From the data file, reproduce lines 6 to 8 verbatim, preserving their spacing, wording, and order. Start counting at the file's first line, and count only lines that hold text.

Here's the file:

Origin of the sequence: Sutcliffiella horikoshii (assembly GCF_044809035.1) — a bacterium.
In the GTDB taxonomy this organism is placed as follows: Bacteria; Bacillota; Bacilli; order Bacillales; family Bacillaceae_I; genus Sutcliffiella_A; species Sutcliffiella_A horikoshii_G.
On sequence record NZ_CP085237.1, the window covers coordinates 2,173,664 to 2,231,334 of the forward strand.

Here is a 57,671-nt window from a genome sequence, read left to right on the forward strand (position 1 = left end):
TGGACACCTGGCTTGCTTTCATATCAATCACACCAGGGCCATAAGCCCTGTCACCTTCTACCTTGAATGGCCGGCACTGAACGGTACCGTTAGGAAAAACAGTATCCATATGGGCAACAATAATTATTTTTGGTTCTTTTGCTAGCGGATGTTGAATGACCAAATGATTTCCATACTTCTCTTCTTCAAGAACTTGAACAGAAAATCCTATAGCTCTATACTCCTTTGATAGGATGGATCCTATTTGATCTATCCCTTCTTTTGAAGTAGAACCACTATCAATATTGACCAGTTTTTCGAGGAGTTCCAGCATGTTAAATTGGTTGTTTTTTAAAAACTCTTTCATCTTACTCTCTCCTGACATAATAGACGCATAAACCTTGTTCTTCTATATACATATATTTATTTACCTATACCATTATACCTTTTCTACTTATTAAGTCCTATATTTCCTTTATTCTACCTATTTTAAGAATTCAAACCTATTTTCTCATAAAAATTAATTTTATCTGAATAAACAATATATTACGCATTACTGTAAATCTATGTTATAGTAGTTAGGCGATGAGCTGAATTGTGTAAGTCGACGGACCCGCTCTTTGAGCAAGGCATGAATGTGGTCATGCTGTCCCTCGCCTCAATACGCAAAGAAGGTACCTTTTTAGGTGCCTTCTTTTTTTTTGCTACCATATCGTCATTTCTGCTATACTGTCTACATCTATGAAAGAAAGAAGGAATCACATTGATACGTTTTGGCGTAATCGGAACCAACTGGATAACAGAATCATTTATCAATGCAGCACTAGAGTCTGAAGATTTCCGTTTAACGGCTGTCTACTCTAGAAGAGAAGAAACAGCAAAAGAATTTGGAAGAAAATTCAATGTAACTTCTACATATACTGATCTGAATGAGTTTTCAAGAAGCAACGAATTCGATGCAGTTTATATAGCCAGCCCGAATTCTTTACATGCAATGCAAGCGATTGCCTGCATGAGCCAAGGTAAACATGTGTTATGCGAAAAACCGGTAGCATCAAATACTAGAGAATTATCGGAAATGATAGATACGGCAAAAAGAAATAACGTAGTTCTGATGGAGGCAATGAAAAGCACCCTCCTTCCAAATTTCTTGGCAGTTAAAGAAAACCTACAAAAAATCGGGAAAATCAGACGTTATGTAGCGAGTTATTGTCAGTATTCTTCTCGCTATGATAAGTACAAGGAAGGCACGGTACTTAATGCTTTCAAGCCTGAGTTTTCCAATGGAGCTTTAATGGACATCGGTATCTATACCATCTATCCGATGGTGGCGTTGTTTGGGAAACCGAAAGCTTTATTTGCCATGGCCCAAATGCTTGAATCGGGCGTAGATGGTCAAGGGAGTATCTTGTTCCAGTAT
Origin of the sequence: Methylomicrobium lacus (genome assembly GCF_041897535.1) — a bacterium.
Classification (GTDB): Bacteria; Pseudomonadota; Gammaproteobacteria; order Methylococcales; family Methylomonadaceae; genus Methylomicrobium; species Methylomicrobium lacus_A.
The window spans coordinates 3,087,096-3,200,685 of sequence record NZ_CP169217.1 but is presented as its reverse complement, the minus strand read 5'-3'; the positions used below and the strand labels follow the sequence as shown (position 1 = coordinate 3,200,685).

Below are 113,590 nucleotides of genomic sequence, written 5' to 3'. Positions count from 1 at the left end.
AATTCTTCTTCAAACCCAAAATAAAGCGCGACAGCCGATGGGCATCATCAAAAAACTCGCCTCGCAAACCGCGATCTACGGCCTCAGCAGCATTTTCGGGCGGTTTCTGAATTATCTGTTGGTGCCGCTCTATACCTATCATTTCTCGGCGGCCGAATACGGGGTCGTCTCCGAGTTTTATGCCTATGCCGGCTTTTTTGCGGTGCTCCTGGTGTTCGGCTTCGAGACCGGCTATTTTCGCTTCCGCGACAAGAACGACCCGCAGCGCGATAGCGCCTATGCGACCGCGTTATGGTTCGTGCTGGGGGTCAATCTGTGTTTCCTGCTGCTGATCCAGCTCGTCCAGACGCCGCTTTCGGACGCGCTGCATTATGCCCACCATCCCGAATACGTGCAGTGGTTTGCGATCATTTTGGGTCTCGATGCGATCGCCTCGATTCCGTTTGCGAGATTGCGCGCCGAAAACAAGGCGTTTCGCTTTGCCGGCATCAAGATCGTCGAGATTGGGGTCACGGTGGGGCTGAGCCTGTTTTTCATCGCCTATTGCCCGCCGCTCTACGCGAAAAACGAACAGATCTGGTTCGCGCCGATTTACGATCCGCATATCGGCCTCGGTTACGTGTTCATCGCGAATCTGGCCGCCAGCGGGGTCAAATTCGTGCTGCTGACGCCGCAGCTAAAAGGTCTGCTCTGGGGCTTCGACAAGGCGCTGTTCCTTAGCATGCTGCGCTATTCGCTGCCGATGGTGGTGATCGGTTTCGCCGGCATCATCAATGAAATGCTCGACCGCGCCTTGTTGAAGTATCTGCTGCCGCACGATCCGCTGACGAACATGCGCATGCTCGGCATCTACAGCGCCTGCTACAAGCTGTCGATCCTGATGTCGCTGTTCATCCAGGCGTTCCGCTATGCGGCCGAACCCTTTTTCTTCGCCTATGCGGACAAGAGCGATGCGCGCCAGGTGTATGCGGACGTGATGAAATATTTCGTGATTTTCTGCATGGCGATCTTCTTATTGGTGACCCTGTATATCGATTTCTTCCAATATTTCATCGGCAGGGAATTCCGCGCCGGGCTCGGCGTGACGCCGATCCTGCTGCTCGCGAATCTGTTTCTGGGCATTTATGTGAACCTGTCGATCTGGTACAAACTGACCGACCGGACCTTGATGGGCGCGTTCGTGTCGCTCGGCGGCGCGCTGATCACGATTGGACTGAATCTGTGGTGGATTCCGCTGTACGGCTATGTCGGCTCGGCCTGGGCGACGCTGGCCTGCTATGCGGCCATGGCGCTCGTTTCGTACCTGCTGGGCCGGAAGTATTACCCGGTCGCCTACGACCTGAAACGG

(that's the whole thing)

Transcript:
Origin of the sequence: Methylomicrobium lacus (genome assembly GCF_041897535.1) — a bacterium.
Classification (GTDB): Bacteria; Pseudomonadota; Gammaproteobacteria; order Methylococcales; family Methylomonadaceae; genus Methylomicrobium; species Methylomicrobium lacus_A.
The window spans coordinates 3,087,096-3,200,685 of sequence record NZ_CP169217.1 but is presented as its reverse complement, the minus strand read 5'-3'; the positions used below and the strand labels follow the sequence as shown (position 1 = coordinate 3,200,685).